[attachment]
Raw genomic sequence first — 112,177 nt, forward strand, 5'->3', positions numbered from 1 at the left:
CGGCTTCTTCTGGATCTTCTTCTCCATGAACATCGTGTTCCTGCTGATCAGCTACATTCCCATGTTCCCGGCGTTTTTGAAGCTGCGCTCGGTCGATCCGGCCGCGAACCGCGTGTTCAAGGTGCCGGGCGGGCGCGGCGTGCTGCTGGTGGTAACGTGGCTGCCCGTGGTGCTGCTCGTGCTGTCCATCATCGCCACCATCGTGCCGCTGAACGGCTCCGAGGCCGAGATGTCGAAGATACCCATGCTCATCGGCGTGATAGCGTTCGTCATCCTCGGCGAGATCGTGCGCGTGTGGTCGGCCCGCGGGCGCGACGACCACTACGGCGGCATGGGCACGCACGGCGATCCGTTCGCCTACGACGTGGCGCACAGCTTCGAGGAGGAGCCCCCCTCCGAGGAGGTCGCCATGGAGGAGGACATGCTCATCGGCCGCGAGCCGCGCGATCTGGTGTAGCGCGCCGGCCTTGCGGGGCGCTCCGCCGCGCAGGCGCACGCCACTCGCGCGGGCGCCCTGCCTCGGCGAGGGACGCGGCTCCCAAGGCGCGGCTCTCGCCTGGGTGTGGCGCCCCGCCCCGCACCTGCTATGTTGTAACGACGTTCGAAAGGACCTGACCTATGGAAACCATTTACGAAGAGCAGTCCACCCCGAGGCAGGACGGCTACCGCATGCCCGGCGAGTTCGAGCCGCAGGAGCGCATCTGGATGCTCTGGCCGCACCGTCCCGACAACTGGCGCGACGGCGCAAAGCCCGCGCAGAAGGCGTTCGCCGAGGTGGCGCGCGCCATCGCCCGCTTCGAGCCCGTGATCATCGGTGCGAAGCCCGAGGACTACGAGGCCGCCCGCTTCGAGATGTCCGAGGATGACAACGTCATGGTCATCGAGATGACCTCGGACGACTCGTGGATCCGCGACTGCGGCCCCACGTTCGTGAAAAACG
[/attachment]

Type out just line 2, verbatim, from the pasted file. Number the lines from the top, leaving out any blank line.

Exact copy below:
CGGCTTCTTCTGGATCTTCTTCTCCATGAACATCGTGTTCCTGCTGATCAGCTACATTCCCATGTTCCCGGCGTTTTTGAAGCTGCGCTCGGTCGATCCGGCCGCGAACCGCGTGTTCAAGGTGCCGGGCGGGCGCGGCGTGCTGCTGGTGGTAACGTGGCTGCCCGTGGTGCTGCTCGTGCTGTCCATCATCGCCACCATCGTGCCGCTGAACGGCTCCGAGGCCGAGATGTCGAAGATACCCATGCTCATCGGCGTGATAGCGTTCGTCATCCTCGGCGAGATCGTGCGCGTGTGGTCGGCCCGCGGGCGCGACGACCACTACGGCGGCATGGGCACGCACGGCGATCCGTTCGCCTACGACGTGGCGCACAGCTTCGAGGAGGAGCCCCCCTCCGAGGAGGTCGCCATGGAGGAGGACATGCTCATCGGCCGCGAGCCGCGCGATCTGGTGTAGCGCGCCGGCCTTGCGGGGCGCTCCGCCGCGCAGGCGCACGCCACTCGCGCGGGCGCCCTGCCTCGGCGAGGGACGCGGCTCCCAAGGCGCGGCTCTCGCCTGGGTGTGGCGCCCCGCCCCGCACCTGCTATGTTGTAACGACGTTCGAAAGGACCTGACCTATGGAAACCATTTACGAAGAGCAGTCCACCCCGAGGCAGGACGGCTACCGCATGCCCGGCGAGTTCGAGCCGCAGGAGCGCATCTGGATGCTCTGGCCGCACCGTCCCGACAACTGGCGCGACGGCGCAAAGCCCGCGCAGAAGGCGTTCGCCGAGGTGGCGCGCGCCATCGCCCGCTTCGAGCCCGTGATCATCGGTGCGAAGCCCGAGGACTACGAGGCCGCCCGCTTCGAGATGTCCGAGGATGACAACGTCATGGTCATCGAGATGACCTCGGACGACTCGTGGATCCGCGACTGCGGCCCCACGTTCGTGAAAAACG